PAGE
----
- Technology — like Zoom, Slack and Google Docs — has made idea generation and team collaboration as effective online as on-site.
- They’re not a great fit for an office job, due to shyness, agoraphobia or physical disability.
- When in person, their race, gender, ethnicity or religion requires them to code switch (adjusting style of speech, appearance, behavior, and expression in ways to optimize the comfort of others in exchange for fair treatment, quality service, and employment opportunities). When offices do not feel safe and inclusive, this creates added levels of stress.
“When everyone has the same small box on the screen, everyone has an equal seat at the table, literally,”
— Barbara Messing, Employee Experience Officer, Roblox
2. Employees control when they work.
This means letting folks work when they’re most productive. Per the NYT article, Southwest Airlines allows pilots to choose between morning and evening flight schedules. A few tech companies, including Automattic and DuckDuckGo, have work-anytime policies that enable employees to travel the world or simply take time in the middle of the day to run weekday errands.
REASONS EMPLOYEES MAY PREFER FLEXIBLE HOURS
- Caregiving responsibilities require their attention during standard work hours.
- Hours on-site are not conducive to work/life balance.
- They work and live in different time zones.
- Their work and biological sleep schedules do not align.
“Early to bed, early to rise” does not make all people – or businesses – wealthy and wise. Many can work more effectively by making their own hours. As a confirmed night owl, I was personally delighted to learn:
“Our bodies also would benefit from more flexibility. Each of us has a personalized rhythm known as a chronotype — an internal timer that governs when we naturally fall asleep and when we are most alert. For more than half of adults, biological bedtime falls after midnight, which means that a typical 9-to-5 work schedule throws many of us out of sync.”
— Emily Laber-Warren. Leader, Health and Science Reporting program, Craig Newmark Graduate School of Journalism, City University of New York.
Not only am I more productive since I left 9 to 5 work (let’s face it, I rarely knocked off that early), I am also healthier. My sleep-deprived, aspirin popping days are gone, I’m generally less stressed, I’m nicer to other people, and my work is higher quality – and even accomplished in fewer hours!
Consider whether your work is really specific hours-dependent. If you’re a teacher in a school, then yes it is. If you’re a fundraiser in a school, maybe not so much. Sure you want to be on site sometimes to see school in action – that’s what makes you able to translate the vision, mission and values underlying your work with true passion – but you don’t have to be there every day from start to closing. That’s probably not ideally productive.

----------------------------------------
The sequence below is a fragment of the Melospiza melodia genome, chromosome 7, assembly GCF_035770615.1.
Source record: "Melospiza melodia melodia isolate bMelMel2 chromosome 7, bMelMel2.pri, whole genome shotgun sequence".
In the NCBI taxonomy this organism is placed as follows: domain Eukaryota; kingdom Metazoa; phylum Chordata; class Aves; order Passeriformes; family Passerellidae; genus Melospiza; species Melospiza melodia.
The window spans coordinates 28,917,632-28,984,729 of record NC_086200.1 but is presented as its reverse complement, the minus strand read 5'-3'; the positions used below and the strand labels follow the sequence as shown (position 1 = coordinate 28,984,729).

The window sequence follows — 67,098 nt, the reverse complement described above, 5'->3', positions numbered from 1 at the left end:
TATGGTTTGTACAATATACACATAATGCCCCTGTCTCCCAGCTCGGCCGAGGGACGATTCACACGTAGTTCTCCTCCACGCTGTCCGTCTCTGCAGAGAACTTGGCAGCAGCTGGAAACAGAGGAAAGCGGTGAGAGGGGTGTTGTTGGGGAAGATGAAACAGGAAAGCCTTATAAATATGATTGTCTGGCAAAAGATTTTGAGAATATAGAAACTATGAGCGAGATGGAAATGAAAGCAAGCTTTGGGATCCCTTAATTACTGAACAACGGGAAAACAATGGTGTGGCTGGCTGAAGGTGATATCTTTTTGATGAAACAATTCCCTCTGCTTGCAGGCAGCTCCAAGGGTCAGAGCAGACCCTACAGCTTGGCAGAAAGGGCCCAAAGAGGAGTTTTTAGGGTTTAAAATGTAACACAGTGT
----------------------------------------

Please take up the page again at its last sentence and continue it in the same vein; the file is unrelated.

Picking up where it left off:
How to Be Flexible
Forget about business as usual. Trying to replicate everything you did on-site, pre-pandemic, during regular hours may not be the best modus operandi in today’s more open environment. For example, it’s time to sunset back-to-back, long, inefficient meetings.
Think less about quantity of hours and more about quality of work.
“The most impressive, most professional person is not the one who needs 80 hours a week to finish the job. It’s the person who can finish it in 30 hours.”
CONSIDER THE FOLLOWING OPTIONS:
- Slash meetings. (e.g., 30-minute meetings instead of an hour; One-to-one meetings instead of a group; No-meeting days so folks know they can focus on a project during that time; Explicit agendas for every meeting; if you don’t have one, don’t meet).
- Improve meeting inclusivity, productivity and attendance (e.g., Pick meeting time periods that accommodate people on different schedules and in different locations, facilitating scheduling time for focused work, child care and other needs; Call on everyone in virtual meetings so no one feels peripheral).
- Reserve time for collaborative and independent work, rather than expecting staff to be “on call” at all hours. Set limited “core hours” when all must be available; beyond that trust employees to set their own, best schedules.
- Designate time for work and non-work. Consider social video meetings, like logging on to have lunch and chat, as an option for those who want to connect with colleagues. For many, these activities can be a lot more accessible, and comfortable, than after-work drinks or bowling outings.
With when flexibility, employees can strategically devote their most energetic hours to times they’re most productive. Typically that’s mornings for early risers and afternoons or evenings for night owls. If you’re asking folks to give their most focused attention to tasks during hours they feel sleep-derived, that’s simply not smart.
With where flexibility, employees can save the costs and time of commuting. Those minutes and hours can be used for productive work. And work-at-home employees can also prepare lunch for an infirm spouse, parent or grandparent or attend their children’s school events. Those with a chronic illness can absent themselves for an hour or two to manage a flare-up without having to take a sick day.
Forcing employees into rigid standardized routines doesn’t take into account individual needs and differences. What works swell for Employee A may not work at all for Employee B. Do you really want to risk losing some of your best potential workers simply because you insist on forcing a square peg into a round hole?
People generally want to connect and collaborate, so facilitate that happening. But understand they may not want to do that five days a week, from the hours of 9 to 5, in one particular location. And you may not need them to. In fact, if you want to retain employees over time, you may not want them to.
Want to Reevaluate Your Position?